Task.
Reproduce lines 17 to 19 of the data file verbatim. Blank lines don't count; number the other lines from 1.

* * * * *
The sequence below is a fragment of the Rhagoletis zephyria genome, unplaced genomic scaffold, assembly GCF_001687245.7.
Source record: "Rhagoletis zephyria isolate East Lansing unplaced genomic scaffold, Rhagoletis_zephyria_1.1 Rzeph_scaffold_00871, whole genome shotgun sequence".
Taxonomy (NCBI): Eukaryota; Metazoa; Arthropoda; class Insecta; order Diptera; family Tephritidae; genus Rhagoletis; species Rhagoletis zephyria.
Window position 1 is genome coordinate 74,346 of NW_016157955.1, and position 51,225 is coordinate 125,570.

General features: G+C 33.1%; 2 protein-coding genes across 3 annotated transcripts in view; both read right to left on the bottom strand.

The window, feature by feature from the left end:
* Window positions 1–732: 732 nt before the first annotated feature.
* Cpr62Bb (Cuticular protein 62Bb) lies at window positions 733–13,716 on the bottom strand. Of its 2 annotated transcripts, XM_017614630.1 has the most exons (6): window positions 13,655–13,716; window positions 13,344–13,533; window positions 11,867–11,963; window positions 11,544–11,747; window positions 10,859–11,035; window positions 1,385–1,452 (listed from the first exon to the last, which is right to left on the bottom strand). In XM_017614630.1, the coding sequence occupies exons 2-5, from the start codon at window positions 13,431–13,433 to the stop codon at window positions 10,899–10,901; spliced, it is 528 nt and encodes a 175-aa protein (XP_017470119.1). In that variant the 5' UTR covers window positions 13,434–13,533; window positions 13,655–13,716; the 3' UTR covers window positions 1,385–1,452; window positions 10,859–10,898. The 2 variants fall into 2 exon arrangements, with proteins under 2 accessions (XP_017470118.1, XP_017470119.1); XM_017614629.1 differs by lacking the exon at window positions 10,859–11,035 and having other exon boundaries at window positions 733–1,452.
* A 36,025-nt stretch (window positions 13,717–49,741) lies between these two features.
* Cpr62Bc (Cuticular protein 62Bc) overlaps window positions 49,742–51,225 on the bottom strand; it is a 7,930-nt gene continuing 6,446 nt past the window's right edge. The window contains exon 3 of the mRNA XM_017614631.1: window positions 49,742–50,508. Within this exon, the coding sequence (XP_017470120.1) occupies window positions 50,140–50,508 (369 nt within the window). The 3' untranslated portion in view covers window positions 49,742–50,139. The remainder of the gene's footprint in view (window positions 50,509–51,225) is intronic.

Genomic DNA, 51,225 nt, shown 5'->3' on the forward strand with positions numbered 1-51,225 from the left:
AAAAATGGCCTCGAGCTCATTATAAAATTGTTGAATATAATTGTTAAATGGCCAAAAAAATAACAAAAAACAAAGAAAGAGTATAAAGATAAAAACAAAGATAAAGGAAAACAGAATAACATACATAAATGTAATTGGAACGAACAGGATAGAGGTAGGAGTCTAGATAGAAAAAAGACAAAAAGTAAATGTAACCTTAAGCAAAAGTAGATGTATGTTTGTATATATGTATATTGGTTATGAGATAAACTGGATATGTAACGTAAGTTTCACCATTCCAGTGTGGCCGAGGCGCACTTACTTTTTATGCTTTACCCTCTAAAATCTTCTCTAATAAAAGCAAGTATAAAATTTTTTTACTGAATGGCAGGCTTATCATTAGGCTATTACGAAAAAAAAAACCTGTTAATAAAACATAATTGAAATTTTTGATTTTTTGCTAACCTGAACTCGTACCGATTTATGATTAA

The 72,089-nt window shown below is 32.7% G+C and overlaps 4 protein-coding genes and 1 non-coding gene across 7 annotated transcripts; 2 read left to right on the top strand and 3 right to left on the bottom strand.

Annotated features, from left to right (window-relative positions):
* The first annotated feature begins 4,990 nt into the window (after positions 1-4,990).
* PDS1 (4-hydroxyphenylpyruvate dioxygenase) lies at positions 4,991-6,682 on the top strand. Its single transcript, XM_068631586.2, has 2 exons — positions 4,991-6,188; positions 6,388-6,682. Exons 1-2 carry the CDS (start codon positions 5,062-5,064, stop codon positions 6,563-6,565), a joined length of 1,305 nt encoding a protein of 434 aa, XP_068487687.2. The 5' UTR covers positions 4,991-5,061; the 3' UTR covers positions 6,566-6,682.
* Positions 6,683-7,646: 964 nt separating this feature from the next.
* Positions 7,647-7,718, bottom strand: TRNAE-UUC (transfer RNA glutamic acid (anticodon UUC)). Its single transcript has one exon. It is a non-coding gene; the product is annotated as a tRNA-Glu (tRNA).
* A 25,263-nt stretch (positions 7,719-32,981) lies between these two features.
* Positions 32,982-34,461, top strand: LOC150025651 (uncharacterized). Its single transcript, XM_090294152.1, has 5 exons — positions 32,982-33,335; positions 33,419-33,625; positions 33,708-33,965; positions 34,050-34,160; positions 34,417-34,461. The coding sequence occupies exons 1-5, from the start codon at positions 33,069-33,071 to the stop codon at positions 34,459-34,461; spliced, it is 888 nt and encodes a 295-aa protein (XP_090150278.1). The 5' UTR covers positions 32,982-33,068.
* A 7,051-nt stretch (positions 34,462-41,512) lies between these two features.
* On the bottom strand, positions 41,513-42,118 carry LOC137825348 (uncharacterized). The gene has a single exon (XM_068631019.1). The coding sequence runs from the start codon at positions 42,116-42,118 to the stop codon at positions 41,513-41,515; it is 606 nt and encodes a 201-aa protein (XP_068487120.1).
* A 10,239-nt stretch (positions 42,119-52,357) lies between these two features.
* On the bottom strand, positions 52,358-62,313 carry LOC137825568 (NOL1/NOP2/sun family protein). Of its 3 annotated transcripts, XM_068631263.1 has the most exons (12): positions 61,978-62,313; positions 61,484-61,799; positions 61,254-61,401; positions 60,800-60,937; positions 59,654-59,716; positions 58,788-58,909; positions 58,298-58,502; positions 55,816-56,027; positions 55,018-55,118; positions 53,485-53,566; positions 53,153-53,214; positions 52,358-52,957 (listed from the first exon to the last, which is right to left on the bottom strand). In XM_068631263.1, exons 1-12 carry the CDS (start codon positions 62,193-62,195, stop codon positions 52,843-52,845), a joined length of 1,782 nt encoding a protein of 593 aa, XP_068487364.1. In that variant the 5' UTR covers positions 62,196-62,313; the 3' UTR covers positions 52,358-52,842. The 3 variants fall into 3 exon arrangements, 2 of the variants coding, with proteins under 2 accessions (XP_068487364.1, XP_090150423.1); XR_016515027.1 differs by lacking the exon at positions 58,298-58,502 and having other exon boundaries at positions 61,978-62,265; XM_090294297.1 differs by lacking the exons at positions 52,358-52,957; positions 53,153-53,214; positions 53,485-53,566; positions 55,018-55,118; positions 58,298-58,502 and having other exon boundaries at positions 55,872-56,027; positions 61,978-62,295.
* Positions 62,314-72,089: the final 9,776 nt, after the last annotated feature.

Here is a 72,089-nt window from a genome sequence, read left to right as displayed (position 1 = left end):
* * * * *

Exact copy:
* Positions 6,683-7,646: 964 nt separating this feature from the next.
* Positions 7,647-7,718, bottom strand: TRNAE-UUC (transfer RNA glutamic acid (anticodon UUC)). Its single transcript has one exon. It is a non-coding gene; the product is annotated as a tRNA-Glu (tRNA).
* A 25,263-nt stretch (positions 7,719-32,981) lies between these two features.